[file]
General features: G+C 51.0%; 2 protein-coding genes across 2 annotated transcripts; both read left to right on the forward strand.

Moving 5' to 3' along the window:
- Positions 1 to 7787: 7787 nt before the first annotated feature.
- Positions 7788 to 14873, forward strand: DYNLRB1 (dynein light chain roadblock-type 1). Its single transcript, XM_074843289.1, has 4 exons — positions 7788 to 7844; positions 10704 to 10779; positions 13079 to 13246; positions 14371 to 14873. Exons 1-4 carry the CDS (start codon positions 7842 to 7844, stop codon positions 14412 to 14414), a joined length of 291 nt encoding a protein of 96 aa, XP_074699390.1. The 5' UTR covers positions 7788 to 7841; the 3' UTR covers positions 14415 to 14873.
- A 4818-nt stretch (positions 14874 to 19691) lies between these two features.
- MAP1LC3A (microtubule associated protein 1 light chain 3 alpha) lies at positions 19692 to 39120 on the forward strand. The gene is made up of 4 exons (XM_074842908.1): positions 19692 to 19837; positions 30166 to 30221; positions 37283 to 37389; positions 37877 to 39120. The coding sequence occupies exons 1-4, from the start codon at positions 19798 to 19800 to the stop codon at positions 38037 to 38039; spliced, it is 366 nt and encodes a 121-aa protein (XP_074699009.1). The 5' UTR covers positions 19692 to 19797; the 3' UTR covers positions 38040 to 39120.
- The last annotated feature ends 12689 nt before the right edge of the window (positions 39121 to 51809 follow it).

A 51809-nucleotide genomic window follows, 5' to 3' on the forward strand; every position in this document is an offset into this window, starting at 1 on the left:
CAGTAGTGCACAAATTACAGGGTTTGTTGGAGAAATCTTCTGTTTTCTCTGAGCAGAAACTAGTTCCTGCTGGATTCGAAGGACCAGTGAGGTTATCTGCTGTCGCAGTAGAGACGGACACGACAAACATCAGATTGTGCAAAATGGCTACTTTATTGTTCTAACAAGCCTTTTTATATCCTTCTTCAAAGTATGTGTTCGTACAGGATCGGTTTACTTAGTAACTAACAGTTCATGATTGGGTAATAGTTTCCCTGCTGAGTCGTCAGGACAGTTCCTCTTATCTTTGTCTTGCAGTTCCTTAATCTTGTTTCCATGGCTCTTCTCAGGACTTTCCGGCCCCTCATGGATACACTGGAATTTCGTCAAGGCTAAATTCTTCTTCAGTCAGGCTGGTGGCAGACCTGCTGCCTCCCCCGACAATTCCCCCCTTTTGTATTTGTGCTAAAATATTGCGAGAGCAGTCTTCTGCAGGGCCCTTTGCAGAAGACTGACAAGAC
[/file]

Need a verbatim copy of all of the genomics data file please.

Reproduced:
General features: G+C 51.0%; 2 protein-coding genes across 2 annotated transcripts; both read left to right on the forward strand.

Moving 5' to 3' along the window:
- Positions 1 to 7787: 7787 nt before the first annotated feature.
- Positions 7788 to 14873, forward strand: DYNLRB1 (dynein light chain roadblock-type 1). Its single transcript, XM_074843289.1, has 4 exons — positions 7788 to 7844; positions 10704 to 10779; positions 13079 to 13246; positions 14371 to 14873. Exons 1-4 carry the CDS (start codon positions 7842 to 7844, stop codon positions 14412 to 14414), a joined length of 291 nt encoding a protein of 96 aa, XP_074699390.1. The 5' UTR covers positions 7788 to 7841; the 3' UTR covers positions 14415 to 14873.
- A 4818-nt stretch (positions 14874 to 19691) lies between these two features.
- MAP1LC3A (microtubule associated protein 1 light chain 3 alpha) lies at positions 19692 to 39120 on the forward strand. The gene is made up of 4 exons (XM_074842908.1): positions 19692 to 19837; positions 30166 to 30221; positions 37283 to 37389; positions 37877 to 39120. The coding sequence occupies exons 1-4, from the start codon at positions 19798 to 19800 to the stop codon at positions 38037 to 38039; spliced, it is 366 nt and encodes a 121-aa protein (XP_074699009.1). The 5' UTR covers positions 19692 to 19797; the 3' UTR covers positions 38040 to 39120.
- The last annotated feature ends 12689 nt before the right edge of the window (positions 39121 to 51809 follow it).

A 51809-nucleotide genomic window follows, 5' to 3' on the forward strand; every position in this document is an offset into this window, starting at 1 on the left:
CAGTAGTGCACAAATTACAGGGTTTGTTGGAGAAATCTTCTGTTTTCTCTGAGCAGAAACTAGTTCCTGCTGGATTCGAAGGACCAGTGAGGTTATCTGCTGTCGCAGTAGAGACGGACACGACAAACATCAGATTGTGCAAAATGGCTACTTTATTGTTCTAACAAGCCTTTTTATATCCTTCTTCAAAGTATGTGTTCGTACAGGATCGGTTTACTTAGTAACTAACAGTTCATGATTGGGTAATAGTTTCCCTGCTGAGTCGTCAGGACAGTTCCTCTTATCTTTGTCTTGCAGTTCCTTAATCTTGTTTCCATGGCTCTTCTCAGGACTTTCCGGCCCCTCATGGATACACTGGAATTTCGTCAAGGCTAAATTCTTCTTCAGTCAGGCTGGTGGCAGACCTGCTGCCTCCCCCGACAATTCCCCCCTTTTGTATTTGTGCTAAAATATTGCGAGAGCAGTCTTCTGCAGGGCCCTTTGCAGAAGACTGACAAGAC